Greetings! You've likely come to this page because...
- You forgot or want to change your CSE NetID password
- You, or someone you know, needs a computer account.
- You're locked out of a lab or office, and you shouldn't be.
- You are new to CSE and are curious about all your new accounts.
- Changing passwords for the first time? Or did you forget your password? Please use the CSE Password Manager (https://password.cs.washington.edu).
New Computer Accounts
Requesting a CSE Computer Account
(Fac/Staff) Do you want to sponsor a Research Account or Research Guest Account? Find out more about which type fits best HERE.
Cardkey/Door Access Issues
Please send an email to operations@cs. if you are having trouble accessing Allen Center or Sieg labs or rooms you believe you should have access to.
FOR NEW USERS: A brief overview of all your CSE accounts
Faculty, staff, grads and CSE majors will be granted a computer account (CSENetID) upon arrival. Your CSENetID will be matched to your UWNetID unless there is a conflict. Your CSENetID is permanent and cannot be changed except in rare circumstances. Please email support@cs with any questions surrounding this policy.
CSE users may have accounts on a variety of hosts and domains. You may have differing credentials on different types of machines. The following briefly explains what sets of credentials there are and where they apply.
Your "CSENetID" account is based upon a facility called "kerberos." When you type your login name and password to a Unix prompt and successfully log in, you have to use what we call your "kerberos credentials," your "kerberos password," or your "CSENetID account."
Kerberos is characterized by its use of a set of authentication servers that validate your login. Each such server has the same data. That means that wherever you are when you login to a CSE machine that uses kerberos, your password is the same. Another key feature of kerberos is that your password never crosses a network channel in plain text. That means that it is not possible for somebody reading packets off our network to "sniff" your password using any known technique.
CSE uses a "web login" single sign-on technology called "SAML 2.0" to control access to mildly-sensitive web resources. This technology also uses the credentials (in form of username/password or Kerberos tickets) associated with your CSENetID acount to authenticate you to the web service.
You can change your CSENetID password using the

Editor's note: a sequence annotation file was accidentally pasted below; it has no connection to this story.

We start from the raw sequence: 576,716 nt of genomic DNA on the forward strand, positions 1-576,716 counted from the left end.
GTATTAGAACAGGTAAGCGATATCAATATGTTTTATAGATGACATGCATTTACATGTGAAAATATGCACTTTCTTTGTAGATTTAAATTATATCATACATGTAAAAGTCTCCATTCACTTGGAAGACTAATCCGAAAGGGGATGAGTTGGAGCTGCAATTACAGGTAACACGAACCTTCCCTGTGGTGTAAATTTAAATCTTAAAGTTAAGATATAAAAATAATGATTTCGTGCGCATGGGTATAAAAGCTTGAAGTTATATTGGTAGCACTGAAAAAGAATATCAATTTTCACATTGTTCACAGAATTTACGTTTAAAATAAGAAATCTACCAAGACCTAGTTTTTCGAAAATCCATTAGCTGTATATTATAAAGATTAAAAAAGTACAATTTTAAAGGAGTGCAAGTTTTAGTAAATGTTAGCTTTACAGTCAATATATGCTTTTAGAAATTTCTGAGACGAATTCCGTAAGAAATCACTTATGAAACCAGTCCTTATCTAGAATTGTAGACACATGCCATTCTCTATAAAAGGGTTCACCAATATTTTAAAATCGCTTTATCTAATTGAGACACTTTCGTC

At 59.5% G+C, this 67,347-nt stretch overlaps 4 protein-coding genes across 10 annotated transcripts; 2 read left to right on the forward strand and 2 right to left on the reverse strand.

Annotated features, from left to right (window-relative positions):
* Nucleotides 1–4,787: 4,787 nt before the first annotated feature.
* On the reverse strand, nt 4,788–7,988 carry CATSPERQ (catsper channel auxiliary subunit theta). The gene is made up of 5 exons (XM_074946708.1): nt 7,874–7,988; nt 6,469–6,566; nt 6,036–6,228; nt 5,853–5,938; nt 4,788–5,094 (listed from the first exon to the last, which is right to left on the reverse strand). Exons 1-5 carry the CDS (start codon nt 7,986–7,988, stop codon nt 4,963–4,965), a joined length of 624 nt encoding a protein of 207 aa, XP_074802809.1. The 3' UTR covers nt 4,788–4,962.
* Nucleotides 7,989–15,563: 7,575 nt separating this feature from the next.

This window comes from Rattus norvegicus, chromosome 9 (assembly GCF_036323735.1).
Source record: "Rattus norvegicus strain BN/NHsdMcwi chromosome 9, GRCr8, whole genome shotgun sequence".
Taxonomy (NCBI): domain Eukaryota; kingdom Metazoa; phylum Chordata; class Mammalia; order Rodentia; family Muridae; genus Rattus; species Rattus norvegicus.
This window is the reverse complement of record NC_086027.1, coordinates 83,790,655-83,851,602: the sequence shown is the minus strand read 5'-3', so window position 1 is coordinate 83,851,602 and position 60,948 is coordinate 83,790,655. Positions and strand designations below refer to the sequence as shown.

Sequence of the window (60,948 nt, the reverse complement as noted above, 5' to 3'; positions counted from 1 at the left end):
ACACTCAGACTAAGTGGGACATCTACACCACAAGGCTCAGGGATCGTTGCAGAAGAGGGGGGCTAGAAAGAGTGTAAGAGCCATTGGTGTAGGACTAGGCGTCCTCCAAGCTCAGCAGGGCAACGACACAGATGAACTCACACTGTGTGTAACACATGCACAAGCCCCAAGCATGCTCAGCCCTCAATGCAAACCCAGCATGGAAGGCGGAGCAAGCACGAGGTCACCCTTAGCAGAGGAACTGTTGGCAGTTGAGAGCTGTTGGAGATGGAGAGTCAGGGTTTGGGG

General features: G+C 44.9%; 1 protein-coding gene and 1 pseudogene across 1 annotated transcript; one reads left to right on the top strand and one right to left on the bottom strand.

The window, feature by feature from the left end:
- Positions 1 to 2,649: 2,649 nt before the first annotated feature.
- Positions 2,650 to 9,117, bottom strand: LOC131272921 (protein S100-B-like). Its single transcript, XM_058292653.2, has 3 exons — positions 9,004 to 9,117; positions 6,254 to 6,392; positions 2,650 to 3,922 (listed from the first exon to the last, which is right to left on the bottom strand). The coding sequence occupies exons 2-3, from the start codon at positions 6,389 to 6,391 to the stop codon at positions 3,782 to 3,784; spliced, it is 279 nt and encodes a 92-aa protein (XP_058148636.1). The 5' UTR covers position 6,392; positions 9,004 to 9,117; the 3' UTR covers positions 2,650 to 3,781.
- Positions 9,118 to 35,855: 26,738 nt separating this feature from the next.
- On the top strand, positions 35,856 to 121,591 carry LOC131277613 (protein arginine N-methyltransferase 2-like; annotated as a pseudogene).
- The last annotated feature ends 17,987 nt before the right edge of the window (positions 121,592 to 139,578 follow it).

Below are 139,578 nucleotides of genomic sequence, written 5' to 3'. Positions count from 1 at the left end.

kpasswd command at a Unix prompt, or with a web browser here. Of course, you'll need to know your existing password to do it.
On the Microsoft Windows side, authentication is performed quite similarly to how it happens with Kerberos: your credentials are validated by a set of authentication servers, each of which are operating with the same data. Under ordinary circumstances, your password never crosses a network wire in plain text, so the authentication is secured from network sniffing.
There is one authentication domain in the CSE Windows world: CSENETID. Your username is the same on all domains in which you have accounts (including the Unix-side kerberos), but your password may differ- both between the Windows domain, and from your kerberos password.
Besides being used for authenticating to Windows CSENETID hosts, your CSENETID Windows credentials are also used to authenticate to Samba. Samba is the technology that we use to allow access to Unix file systems from Windows hosts, and underlies the NT DFS service when it is used to access Unix files.
Microsoft Office 365® is a suite of "cloud services" offering Exchange®-based email and calendaring and a variety of online collaboration tools, including the SkyDrive® cloud-based file storage service. Every member of the CSE community has, or will have, an Office 365 account. Your username is
<user> is the same username you use with your CSENetId and Windows domain accounts) and your password is whatever you set it to. Best practice is for that password to be different from your other passwords.
To establish or change your Office 365 password, please email support@cs.
Google Workspace for Education
Google Workspace for Education (formerly Google Apps Education Edition) is a suite of "cloud services" offering Gmail email and calendaring and a variety of online collaboration tools, including word processing, spreadsheets, website creation, etc. Every member of the CSE community has a Google Workspace for Education account.
Web-based services in Google Workspace for Education use a "single sign-on" facility that allows you to use your CSENetID credentials to authenticate to those services. If you've already authenticated to a CSE auth-protected site in your current session (and within ten hours), you will not need to re-authenticate.
For non-web services, such as IMAP or POP3 access to email using a "thick client" such as Thunderbird, you will use your Google-held account. Your username is
<user> is the same username you use with your CSENetID and Windows domain accounts) and your password is whatever you set it to. Best practice is for that password to be different from your other passwords.
Note: Guest accounts are not eligible for Google Workspace for Education.